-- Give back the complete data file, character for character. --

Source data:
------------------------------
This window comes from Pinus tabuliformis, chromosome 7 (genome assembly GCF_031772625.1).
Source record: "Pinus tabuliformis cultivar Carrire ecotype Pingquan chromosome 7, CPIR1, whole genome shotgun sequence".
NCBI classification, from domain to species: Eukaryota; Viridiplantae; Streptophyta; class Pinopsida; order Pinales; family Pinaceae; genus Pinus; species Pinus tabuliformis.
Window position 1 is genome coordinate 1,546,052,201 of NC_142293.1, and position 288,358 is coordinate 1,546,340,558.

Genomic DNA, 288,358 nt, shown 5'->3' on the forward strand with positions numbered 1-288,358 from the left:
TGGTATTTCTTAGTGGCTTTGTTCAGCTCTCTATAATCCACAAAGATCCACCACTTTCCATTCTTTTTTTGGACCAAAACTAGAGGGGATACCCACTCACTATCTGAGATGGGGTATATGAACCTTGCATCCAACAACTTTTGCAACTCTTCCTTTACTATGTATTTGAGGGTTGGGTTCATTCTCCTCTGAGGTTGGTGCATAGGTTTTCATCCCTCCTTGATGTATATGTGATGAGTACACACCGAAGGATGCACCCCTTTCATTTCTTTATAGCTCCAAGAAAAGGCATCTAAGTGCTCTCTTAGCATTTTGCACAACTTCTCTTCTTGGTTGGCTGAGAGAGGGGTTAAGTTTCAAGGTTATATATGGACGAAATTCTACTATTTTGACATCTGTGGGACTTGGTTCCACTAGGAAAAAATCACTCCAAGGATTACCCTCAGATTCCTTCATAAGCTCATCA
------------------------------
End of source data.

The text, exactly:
This window comes from Pinus tabuliformis, chromosome 7 (genome assembly GCF_031772625.1).
Source record: "Pinus tabuliformis cultivar Carrire ecotype Pingquan chromosome 7, CPIR1, whole genome shotgun sequence".
NCBI classification, from domain to species: Eukaryota; Viridiplantae; Streptophyta; class Pinopsida; order Pinales; family Pinaceae; genus Pinus; species Pinus tabuliformis.
Window position 1 is genome coordinate 1,546,052,201 of NC_142293.1, and position 288,358 is coordinate 1,546,340,558.

Genomic DNA, 288,358 nt, shown 5'->3' on the forward strand with positions numbered 1-288,358 from the left:
TGGTATTTCTTAGTGGCTTTGTTCAGCTCTCTATAATCCACAAAGATCCACCACTTTCCATTCTTTTTTTGGACCAAAACTAGAGGGGATACCCACTCACTATCTGAGATGGGGTATATGAACCTTGCATCCAACAACTTTTGCAACTCTTCCTTTACTATGTATTTGAGGGTTGGGTTCATTCTCCTCTGAGGTTGGTGCATAGGTTTTCATCCCTCCTTGATGTATATGTGATGAGTACACACCGAAGGATGCACCCCTTTCATTTCTTTATAGCTCCAAGAAAAGGCATCTAAGTGCTCTCTTAGCATTTTGCACAACTTCTCTTCTTGGTTGGCTGAGAGAGGGGTTAAGTTTCAAGGTTATATATGGACGAAATTCTACTATTTTGACATCTGTGGGACTTGGTTCCACTAGGAAAAAATCACTCCAAGGATTACCCTCAGATTCCTTCATAAGCTCATCA